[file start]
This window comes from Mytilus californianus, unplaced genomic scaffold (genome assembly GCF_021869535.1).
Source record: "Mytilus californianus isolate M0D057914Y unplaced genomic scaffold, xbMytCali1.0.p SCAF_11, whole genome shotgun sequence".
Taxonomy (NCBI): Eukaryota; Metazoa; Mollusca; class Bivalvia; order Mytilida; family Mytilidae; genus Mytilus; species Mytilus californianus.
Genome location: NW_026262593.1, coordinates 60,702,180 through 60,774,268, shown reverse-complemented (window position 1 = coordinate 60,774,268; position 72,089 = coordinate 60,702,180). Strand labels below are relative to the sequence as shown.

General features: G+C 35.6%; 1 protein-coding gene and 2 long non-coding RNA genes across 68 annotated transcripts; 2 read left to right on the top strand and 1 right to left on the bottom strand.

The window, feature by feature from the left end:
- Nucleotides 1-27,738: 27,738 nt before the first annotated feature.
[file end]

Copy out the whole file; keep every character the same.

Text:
This window comes from Mytilus californianus, unplaced genomic scaffold (genome assembly GCF_021869535.1).
Source record: "Mytilus californianus isolate M0D057914Y unplaced genomic scaffold, xbMytCali1.0.p SCAF_11, whole genome shotgun sequence".
Taxonomy (NCBI): Eukaryota; Metazoa; Mollusca; class Bivalvia; order Mytilida; family Mytilidae; genus Mytilus; species Mytilus californianus.
Genome location: NW_026262593.1, coordinates 60,702,180 through 60,774,268, shown reverse-complemented (window position 1 = coordinate 60,774,268; position 72,089 = coordinate 60,702,180). Strand labels below are relative to the sequence as shown.

General features: G+C 35.6%; 1 protein-coding gene and 2 long non-coding RNA genes across 68 annotated transcripts; 2 read left to right on the top strand and 1 right to left on the bottom strand.

The window, feature by feature from the left end:
- Nucleotides 1-27,738: 27,738 nt before the first annotated feature.